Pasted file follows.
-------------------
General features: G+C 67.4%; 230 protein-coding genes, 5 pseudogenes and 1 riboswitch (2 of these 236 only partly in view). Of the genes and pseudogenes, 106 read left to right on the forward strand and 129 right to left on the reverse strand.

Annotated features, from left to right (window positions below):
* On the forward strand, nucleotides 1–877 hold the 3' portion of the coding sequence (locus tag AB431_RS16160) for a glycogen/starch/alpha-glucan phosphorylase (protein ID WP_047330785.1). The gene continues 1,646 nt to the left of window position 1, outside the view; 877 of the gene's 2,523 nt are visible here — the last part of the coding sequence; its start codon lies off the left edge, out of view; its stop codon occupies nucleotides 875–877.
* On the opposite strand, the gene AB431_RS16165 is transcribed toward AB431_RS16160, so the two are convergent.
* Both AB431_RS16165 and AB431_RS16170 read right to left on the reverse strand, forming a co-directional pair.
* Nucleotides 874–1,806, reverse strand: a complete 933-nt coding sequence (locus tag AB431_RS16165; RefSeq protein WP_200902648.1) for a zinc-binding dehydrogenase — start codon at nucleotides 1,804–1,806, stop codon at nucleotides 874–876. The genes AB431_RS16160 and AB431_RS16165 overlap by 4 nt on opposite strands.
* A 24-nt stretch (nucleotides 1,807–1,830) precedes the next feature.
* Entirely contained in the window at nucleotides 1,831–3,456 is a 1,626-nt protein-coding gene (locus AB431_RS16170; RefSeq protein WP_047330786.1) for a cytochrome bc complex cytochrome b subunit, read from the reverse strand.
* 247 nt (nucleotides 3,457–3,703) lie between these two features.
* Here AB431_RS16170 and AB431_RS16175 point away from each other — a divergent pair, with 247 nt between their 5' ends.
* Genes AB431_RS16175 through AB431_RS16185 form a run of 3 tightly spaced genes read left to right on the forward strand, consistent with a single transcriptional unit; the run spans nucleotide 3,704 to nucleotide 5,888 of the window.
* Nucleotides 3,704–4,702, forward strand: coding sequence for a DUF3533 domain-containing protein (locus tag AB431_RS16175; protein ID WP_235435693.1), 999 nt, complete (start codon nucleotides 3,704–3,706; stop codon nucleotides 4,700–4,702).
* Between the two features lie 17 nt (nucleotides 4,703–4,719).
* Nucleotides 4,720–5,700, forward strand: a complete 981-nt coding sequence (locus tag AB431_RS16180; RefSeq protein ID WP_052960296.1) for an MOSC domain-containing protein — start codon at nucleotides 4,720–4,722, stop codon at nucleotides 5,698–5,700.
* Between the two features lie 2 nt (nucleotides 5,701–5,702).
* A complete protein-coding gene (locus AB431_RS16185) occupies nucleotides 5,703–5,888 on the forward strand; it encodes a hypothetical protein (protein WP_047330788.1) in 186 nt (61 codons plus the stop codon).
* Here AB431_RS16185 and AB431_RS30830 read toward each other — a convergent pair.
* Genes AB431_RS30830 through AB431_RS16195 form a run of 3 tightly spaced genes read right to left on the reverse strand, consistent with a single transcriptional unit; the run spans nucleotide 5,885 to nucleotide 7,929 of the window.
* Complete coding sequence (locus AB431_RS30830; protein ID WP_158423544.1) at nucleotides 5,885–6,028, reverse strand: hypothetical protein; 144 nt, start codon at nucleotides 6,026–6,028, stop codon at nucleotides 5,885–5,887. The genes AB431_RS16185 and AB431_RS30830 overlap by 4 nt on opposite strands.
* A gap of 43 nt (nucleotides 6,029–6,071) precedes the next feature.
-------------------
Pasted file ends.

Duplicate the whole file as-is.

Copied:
General features: G+C 67.4%; 230 protein-coding genes, 5 pseudogenes and 1 riboswitch (2 of these 236 only partly in view). Of the genes and pseudogenes, 106 read left to right on the forward strand and 129 right to left on the reverse strand.

Annotated features, from left to right (window positions below):
* On the forward strand, nucleotides 1–877 hold the 3' portion of the coding sequence (locus tag AB431_RS16160) for a glycogen/starch/alpha-glucan phosphorylase (protein ID WP_047330785.1). The gene continues 1,646 nt to the left of window position 1, outside the view; 877 of the gene's 2,523 nt are visible here — the last part of the coding sequence; its start codon lies off the left edge, out of view; its stop codon occupies nucleotides 875–877.
* On the opposite strand, the gene AB431_RS16165 is transcribed toward AB431_RS16160, so the two are convergent.
* Both AB431_RS16165 and AB431_RS16170 read right to left on the reverse strand, forming a co-directional pair.
* Nucleotides 874–1,806, reverse strand: a complete 933-nt coding sequence (locus tag AB431_RS16165; RefSeq protein WP_200902648.1) for a zinc-binding dehydrogenase — start codon at nucleotides 1,804–1,806, stop codon at nucleotides 874–876. The genes AB431_RS16160 and AB431_RS16165 overlap by 4 nt on opposite strands.
* A 24-nt stretch (nucleotides 1,807–1,830) precedes the next feature.
* Entirely contained in the window at nucleotides 1,831–3,456 is a 1,626-nt protein-coding gene (locus AB431_RS16170; RefSeq protein WP_047330786.1) for a cytochrome bc complex cytochrome b subunit, read from the reverse strand.
* 247 nt (nucleotides 3,457–3,703) lie between these two features.
* Here AB431_RS16170 and AB431_RS16175 point away from each other — a divergent pair, with 247 nt between their 5' ends.
* Genes AB431_RS16175 through AB431_RS16185 form a run of 3 tightly spaced genes read left to right on the forward strand, consistent with a single transcriptional unit; the run spans nucleotide 3,704 to nucleotide 5,888 of the window.
* Nucleotides 3,704–4,702, forward strand: coding sequence for a DUF3533 domain-containing protein (locus tag AB431_RS16175; protein ID WP_235435693.1), 999 nt, complete (start codon nucleotides 3,704–3,706; stop codon nucleotides 4,700–4,702).
* Between the two features lie 17 nt (nucleotides 4,703–4,719).
* Nucleotides 4,720–5,700, forward strand: a complete 981-nt coding sequence (locus tag AB431_RS16180; RefSeq protein ID WP_052960296.1) for an MOSC domain-containing protein — start codon at nucleotides 4,720–4,722, stop codon at nucleotides 5,698–5,700.
* Between the two features lie 2 nt (nucleotides 5,701–5,702).
* A complete protein-coding gene (locus AB431_RS16185) occupies nucleotides 5,703–5,888 on the forward strand; it encodes a hypothetical protein (protein WP_047330788.1) in 186 nt (61 codons plus the stop codon).
* Here AB431_RS16185 and AB431_RS30830 read toward each other — a convergent pair.
* Genes AB431_RS30830 through AB431_RS16195 form a run of 3 tightly spaced genes read right to left on the reverse strand, consistent with a single transcriptional unit; the run spans nucleotide 5,885 to nucleotide 7,929 of the window.
* Complete coding sequence (locus AB431_RS30830; protein ID WP_158423544.1) at nucleotides 5,885–6,028, reverse strand: hypothetical protein; 144 nt, start codon at nucleotides 6,026–6,028, stop codon at nucleotides 5,885–5,887. The genes AB431_RS16185 and AB431_RS30830 overlap by 4 nt on opposite strands.
* A gap of 43 nt (nucleotides 6,029–6,071) precedes the next feature.